On 1 September 2021, the Federal Circuit Court of Australia and Family Court of Australia merged and a new Court was formed, called the Federal Circuit and Family Court of Australia. With the merger came a new set of rules known as the Federal Circuit and Family Court of Australia (Family Law) Rules 2021 (“the Rules”).
The Rules apply to all family law matters with an emphasis on assisting parties to resolve their dispute through dispute resolution and compliance with pre-action procedures (except in limited circumstances) before an application can be made to the Court for parenting or property orders.
The Pre-Action Procedures are found in Schedule 1 of the Rules. They require a prospective party to:
- invite the other party to participate in family dispute resolution, such as mediation;
- co-operate with the other party to agree to an appropriate dispute resolution service; and
- make a genuine effort to resolve the dispute by participating in family dispute resolution.
Dispute Resolution may include engaging in negotiations and/or attendance at mediation.
Parties are not required to continue to follow the Pre-Action Procedures if it is not safe to do so, or if reasonable attempts to follow the Pre-Action Procedures have not achieved a satisfactory solution.
At all stages in Family Law property negotiations (including after an Application is made), the Rules make it clear that the parties must have regard to matters including:
- The best interests of any child, including the need to protect them against harm;
- Facilitating a meaningful relationship between a parent and the child;
- The potential damage to a child in involving a child in the dispute;
- Exploring options for settlement;
- Avoiding inflammatory exchanges;
- Seeking only those Orders that are reasonably achievable on the evidence; and
- Ensuring that all relevant facts and documents are disclosed (Schedule 1 of the Rules).
If an agreement is reached, then Consent Orders can be drafted to formally record the agreement.
If no agreement is reached, however, a party who wishes to make an application to the Federal Circuit and Family Court of Australia must give to the other party written notice of an intention to start proceedings. The notice of intention to start a proceeding must set out:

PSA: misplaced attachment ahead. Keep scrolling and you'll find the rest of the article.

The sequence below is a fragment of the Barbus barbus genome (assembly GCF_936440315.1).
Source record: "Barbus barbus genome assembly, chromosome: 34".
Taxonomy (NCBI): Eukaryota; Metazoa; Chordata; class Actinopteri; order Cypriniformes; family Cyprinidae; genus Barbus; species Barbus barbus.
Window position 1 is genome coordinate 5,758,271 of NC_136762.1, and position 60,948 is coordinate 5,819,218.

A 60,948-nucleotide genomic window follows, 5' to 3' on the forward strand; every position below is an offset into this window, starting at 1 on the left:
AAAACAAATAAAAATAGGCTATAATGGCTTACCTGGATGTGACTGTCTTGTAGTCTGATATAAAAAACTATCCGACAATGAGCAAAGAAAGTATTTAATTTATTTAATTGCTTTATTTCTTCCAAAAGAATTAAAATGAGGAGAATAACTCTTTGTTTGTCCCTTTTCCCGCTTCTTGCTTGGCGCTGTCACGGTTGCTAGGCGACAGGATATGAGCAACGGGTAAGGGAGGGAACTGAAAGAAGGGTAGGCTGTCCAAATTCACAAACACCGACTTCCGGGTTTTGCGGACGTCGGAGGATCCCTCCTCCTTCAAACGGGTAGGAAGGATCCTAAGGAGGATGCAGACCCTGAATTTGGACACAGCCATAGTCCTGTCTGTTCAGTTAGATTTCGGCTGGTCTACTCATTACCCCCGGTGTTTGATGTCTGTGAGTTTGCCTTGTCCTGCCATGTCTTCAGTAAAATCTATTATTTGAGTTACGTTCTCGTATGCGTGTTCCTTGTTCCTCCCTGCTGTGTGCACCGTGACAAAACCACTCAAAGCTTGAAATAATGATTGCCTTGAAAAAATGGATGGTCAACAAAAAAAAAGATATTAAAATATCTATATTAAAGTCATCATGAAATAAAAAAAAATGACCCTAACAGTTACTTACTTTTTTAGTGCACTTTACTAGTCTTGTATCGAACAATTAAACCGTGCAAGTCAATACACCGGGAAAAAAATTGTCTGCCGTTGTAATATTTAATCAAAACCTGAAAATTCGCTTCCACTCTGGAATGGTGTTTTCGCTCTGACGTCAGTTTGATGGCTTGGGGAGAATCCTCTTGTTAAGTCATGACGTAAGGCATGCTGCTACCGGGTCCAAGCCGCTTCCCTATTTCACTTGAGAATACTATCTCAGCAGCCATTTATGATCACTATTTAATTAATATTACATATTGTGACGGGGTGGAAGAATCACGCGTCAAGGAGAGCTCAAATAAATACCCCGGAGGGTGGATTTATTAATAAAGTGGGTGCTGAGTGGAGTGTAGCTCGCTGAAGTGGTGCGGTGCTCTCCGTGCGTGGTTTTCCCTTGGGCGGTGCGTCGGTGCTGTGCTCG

- the issues in dispute;
- the Orders to be sought if proceedings are started;
- a genuine offer to resolve the issues; and
- a time that is at least 14 days after the date of the notice within which the other party must reply to the notice.
In every family law matter, each party to a proceeding has a duty to the Court and to each other party to give full and frank disclosure of all information relevant to the proceeding in a timely manner. This duty of disclosure applies from the start of the proceeding and continues until the end of the proceedings.
The Duty of Disclosure is contained in Chapter 6 of the Rules.
In property matters, both parties must make full and frank disclosure of their financial circumstances, including their income, assets, liabilities and financial resources. Documents usually exchanged in property matters include bank statements, tax returns, superannuation statements and valuations.
Examples of relevant documents that parties may have an obligation to disclose in parenting proceedings include medical records, school reports, letters and photographs.
There can be serious consequences for failing to comply with the Duty of Disclosure including costs orders, the making of unfavourable findings against a party who has failed to comply with their Duty of Disclosure and the setting aside of Orders (including Consent Orders).
To assist with compliance with the Pre-Action Procedures and Duty of Disclosure, parties must file a Genuine Steps Certificate and an Undertaking as to Disclosure when commencing proceedings in the Federal Circuit and Family Court of Australia.